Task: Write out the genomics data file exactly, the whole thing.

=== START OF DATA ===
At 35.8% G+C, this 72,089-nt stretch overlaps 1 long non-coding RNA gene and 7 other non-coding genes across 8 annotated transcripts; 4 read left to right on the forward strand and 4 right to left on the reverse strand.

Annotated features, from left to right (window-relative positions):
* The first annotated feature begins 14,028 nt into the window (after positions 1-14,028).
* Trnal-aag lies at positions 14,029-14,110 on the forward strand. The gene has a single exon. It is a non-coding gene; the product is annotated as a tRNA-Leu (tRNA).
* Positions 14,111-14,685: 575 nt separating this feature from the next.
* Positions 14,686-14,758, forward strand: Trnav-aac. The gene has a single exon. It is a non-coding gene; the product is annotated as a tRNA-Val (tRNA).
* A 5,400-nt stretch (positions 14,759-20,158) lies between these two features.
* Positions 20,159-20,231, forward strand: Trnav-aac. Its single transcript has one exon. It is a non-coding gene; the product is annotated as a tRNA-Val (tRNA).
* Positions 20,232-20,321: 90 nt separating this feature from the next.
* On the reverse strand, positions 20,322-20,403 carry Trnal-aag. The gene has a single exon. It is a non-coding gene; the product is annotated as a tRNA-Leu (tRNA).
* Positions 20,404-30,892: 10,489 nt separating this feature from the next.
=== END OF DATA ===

At 35.8% G+C, this 72,089-nt stretch overlaps 1 long non-coding RNA gene and 7 other non-coding genes across 8 annotated transcripts; 4 read left to right on the forward strand and 4 right to left on the reverse strand.

Annotated features, from left to right (window-relative positions):
* The first annotated feature begins 14,028 nt into the window (after positions 1-14,028).
* Trnal-aag lies at positions 14,029-14,110 on the forward strand. The gene has a single exon. It is a non-coding gene; the product is annotated as a tRNA-Leu (tRNA).
* Positions 14,111-14,685: 575 nt separating this feature from the next.
* Positions 14,686-14,758, forward strand: Trnav-aac. The gene has a single exon. It is a non-coding gene; the product is annotated as a tRNA-Val (tRNA).
* A 5,400-nt stretch (positions 14,759-20,158) lies between these two features.
* Positions 20,159-20,231, forward strand: Trnav-aac. Its single transcript has one exon. It is a non-coding gene; the product is annotated as a tRNA-Val (tRNA).
* Positions 20,232-20,321: 90 nt separating this feature from the next.
* On the reverse strand, positions 20,322-20,403 carry Trnal-aag. The gene has a single exon. It is a non-coding gene; the product is annotated as a tRNA-Leu (tRNA).
* Positions 20,404-30,892: 10,489 nt separating this feature from the next.